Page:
My questions are:
    1. What do you suggest I use on tree branches such as these to cover the masking tape, to give it a finished look and so that they could bend and make transportation easier and more compact?

    2. Which of these two do you think would most suit my needs in doing that: Flour & water or Elmer’s glue & water using strips of kraft paper for the branches or neither?

    3. Do you have other thoughts that might help me?
    Thanks so much Jonni!
    -Natalie A

    • Hi Natalie. Your paper mache clay may have cracked simply because it was applied over a base that wouldn’t shrink along with the drying pm clay. The cracks are usually easy to fix with a slurry of new clay over the cracks. But for your questions:

      1. Paper strips and paste will be the easiest thing to use for your branches.
      2. Flour and water seems to work better for me than the Elmer’s mixture. The glue tends to be really slick before it dries, and it doesn’t hold onto the paper very well. Once it dries it’s very strong, but I don’t think it’s much fun to work with.
      3. If I made a tree (and I’m currently thinking about using some branches to make “antlers” for a mask) I think I’d use thin long strips of blue Scott’s shop towels with a paste made with Elmer’s Glue and drywall joint compound. I use the shop towels when I make masks, with a paste made with glue and plaster of Paris. Since you wouldn’t be in a hurry to pull the paper mache off a mold, like I always am when I make masks, I’d use the joint compound instead of the plaster so I don’t have to worry about the paste getting hard in the bowl. If the strips and pasted on one side by dragging them over the bowl of paste, and then wound around the branches – overlapping by about 50% do each wind gives two layers of paper – you would have a nice smooth and strong “skin” for your branches. The glue and joint compound mix could then be used on top of the paper mache as a home-made gesso to give a white, sand-able surface to paint. But newspaper and flour and water paste would work quite well, too.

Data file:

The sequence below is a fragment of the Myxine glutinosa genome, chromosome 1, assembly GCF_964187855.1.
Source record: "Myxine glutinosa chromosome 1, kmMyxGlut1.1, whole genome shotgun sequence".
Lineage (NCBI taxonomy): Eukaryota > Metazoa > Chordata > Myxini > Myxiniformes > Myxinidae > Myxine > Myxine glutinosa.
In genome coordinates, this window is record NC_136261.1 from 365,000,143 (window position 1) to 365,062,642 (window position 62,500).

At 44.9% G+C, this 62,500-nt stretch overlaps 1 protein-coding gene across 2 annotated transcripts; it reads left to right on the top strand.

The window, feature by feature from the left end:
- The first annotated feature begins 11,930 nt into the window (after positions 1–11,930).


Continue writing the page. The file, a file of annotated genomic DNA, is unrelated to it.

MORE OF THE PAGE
I hope this helps. Be sure and post a photo of your tree when it’s done!

      • Oh thank you and bless you! You actually answered more questions I had at the moment. I had recently wondered how you create masks, I want to try my hand at them this year. I’ll be running out to get a roll of those shop towels in just a bit. I have everything else I need and now because of your reply, more motivation to finish it up!
        If you were here with me in person I would give you a huge hug!!!
        I look forward to seeing what you do with with your mask and antlers.
        I will come back and post a photo of my progress soon. -Natalie

        • Jonni, I Finally finish the tree! It’s just about 4 1/2 feet tall. It will display and hold photos of the bride and groom on the 21st of this month. It really looks better in person. Thanks for being so gracious in sharing your talent and knowledge with all of us. -Natalie

          • It looks great in a photo, so it must be fabulous in person! It’s going to look so nice at the wedding. Did you happen to take photos as you were building it?

          • Hi Jonni, Hope you are doing well.